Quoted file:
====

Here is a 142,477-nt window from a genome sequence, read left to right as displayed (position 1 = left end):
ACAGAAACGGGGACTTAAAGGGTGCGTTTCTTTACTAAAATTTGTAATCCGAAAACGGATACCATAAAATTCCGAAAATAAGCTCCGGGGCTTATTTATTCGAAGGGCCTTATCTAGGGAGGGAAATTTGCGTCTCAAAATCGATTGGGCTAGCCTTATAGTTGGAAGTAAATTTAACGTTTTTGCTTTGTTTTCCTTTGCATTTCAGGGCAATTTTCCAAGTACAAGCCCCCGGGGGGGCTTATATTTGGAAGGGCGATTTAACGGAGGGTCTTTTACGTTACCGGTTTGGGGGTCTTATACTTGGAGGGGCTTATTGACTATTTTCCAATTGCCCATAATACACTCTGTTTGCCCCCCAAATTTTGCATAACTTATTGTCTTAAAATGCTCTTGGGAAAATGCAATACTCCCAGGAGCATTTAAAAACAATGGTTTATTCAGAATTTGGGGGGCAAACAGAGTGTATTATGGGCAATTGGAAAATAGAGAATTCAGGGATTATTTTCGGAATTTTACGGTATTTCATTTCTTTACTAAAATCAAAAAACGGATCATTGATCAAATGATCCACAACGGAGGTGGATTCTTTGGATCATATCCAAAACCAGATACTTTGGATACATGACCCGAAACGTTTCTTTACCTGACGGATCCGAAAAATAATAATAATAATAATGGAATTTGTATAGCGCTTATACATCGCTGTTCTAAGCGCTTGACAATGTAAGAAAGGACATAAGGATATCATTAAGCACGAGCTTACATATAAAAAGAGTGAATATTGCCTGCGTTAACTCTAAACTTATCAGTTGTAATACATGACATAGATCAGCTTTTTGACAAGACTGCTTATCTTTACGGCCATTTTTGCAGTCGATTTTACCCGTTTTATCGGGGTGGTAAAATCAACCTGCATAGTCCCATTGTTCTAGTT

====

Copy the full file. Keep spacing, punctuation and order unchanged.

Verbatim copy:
Here is a 142,477-nt window from a genome sequence, read left to right as displayed (position 1 = left end):
ACAGAAACGGGGACTTAAAGGGTGCGTTTCTTTACTAAAATTTGTAATCCGAAAACGGATACCATAAAATTCCGAAAATAAGCTCCGGGGCTTATTTATTCGAAGGGCCTTATCTAGGGAGGGAAATTTGCGTCTCAAAATCGATTGGGCTAGCCTTATAGTTGGAAGTAAATTTAACGTTTTTGCTTTGTTTTCCTTTGCATTTCAGGGCAATTTTCCAAGTACAAGCCCCCGGGGGGGCTTATATTTGGAAGGGCGATTTAACGGAGGGTCTTTTACGTTACCGGTTTGGGGGTCTTATACTTGGAGGGGCTTATTGACTATTTTCCAATTGCCCATAATACACTCTGTTTGCCCCCCAAATTTTGCATAACTTATTGTCTTAAAATGCTCTTGGGAAAATGCAATACTCCCAGGAGCATTTAAAAACAATGGTTTATTCAGAATTTGGGGGGCAAACAGAGTGTATTATGGGCAATTGGAAAATAGAGAATTCAGGGATTATTTTCGGAATTTTACGGTATTTCATTTCTTTACTAAAATCAAAAAACGGATCATTGATCAAATGATCCACAACGGAGGTGGATTCTTTGGATCATATCCAAAACCAGATACTTTGGATACATGACCCGAAACGTTTCTTTACCTGACGGATCCGAAAAATAATAATAATAATAATGGAATTTGTATAGCGCTTATACATCGCTGTTCTAAGCGCTTGACAATGTAAGAAAGGACATAAGGATATCATTAAGCACGAGCTTACATATAAAAAGAGTGAATATTGCCTGCGTTAACTCTAAACTTATCAGTTGTAATACATGACATAGATCAGCTTTTTGACAAGACTGCTTATCTTTACGGCCATTTTTGCAGTCGATTTTACCCGTTTTATCGGGGTGGTAAAATCAACCTGCATAGTCCCATTGTTCTAGTT